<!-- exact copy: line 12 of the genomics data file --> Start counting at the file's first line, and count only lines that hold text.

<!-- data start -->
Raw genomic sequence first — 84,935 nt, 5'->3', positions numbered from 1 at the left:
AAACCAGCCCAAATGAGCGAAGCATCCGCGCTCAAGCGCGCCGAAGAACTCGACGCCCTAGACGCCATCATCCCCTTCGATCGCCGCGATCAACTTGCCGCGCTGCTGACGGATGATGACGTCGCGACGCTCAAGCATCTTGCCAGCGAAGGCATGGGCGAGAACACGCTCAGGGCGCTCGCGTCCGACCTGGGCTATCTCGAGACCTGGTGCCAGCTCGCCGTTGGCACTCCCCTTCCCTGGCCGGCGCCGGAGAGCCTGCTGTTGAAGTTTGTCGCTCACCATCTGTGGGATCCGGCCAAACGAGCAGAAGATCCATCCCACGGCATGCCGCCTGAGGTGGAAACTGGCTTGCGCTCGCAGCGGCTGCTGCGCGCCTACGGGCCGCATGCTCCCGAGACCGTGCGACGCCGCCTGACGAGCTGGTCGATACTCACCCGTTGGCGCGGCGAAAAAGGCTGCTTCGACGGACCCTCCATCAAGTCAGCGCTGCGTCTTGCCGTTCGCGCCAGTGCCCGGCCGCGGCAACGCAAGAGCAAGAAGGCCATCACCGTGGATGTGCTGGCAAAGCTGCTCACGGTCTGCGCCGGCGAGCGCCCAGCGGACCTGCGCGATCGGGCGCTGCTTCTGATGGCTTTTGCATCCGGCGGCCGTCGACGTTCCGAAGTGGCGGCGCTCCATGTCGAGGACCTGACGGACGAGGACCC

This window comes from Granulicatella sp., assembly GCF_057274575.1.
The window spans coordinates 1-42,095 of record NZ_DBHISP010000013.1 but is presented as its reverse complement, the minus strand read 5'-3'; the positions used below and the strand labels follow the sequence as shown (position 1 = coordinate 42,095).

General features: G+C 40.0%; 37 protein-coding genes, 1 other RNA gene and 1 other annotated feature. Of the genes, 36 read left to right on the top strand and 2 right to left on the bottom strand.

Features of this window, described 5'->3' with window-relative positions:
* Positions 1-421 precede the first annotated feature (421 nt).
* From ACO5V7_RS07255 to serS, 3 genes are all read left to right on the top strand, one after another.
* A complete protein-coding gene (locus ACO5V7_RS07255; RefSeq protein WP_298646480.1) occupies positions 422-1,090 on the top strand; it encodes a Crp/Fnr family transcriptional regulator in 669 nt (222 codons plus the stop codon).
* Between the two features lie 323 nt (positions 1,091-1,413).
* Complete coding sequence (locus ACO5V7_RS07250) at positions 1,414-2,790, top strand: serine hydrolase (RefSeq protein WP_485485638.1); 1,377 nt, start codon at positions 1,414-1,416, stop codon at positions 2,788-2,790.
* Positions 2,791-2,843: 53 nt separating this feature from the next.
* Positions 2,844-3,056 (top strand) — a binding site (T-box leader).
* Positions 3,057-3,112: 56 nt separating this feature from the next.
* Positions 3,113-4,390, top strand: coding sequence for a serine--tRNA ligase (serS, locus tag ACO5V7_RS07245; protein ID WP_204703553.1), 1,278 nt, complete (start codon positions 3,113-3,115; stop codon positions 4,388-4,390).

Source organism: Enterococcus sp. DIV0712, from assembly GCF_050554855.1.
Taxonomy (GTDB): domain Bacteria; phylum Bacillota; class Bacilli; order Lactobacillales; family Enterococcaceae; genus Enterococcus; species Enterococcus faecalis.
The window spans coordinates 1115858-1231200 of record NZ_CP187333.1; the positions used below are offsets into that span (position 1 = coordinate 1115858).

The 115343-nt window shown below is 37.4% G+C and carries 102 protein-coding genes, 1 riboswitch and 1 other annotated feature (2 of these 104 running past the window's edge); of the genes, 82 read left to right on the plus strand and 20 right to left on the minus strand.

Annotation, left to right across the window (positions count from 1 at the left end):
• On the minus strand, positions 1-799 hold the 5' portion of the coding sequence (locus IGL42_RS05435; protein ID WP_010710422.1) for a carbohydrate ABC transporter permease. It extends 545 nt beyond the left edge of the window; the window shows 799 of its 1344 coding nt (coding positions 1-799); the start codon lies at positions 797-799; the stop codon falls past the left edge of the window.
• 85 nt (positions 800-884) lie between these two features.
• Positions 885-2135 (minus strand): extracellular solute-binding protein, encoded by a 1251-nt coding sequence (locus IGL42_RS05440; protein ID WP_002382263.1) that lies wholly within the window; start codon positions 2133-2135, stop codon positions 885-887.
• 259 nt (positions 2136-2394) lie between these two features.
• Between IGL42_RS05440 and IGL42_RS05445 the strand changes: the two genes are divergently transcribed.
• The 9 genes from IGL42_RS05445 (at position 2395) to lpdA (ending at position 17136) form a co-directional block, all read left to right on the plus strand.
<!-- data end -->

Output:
* Positions 2,791-2,843: 53 nt separating this feature from the next.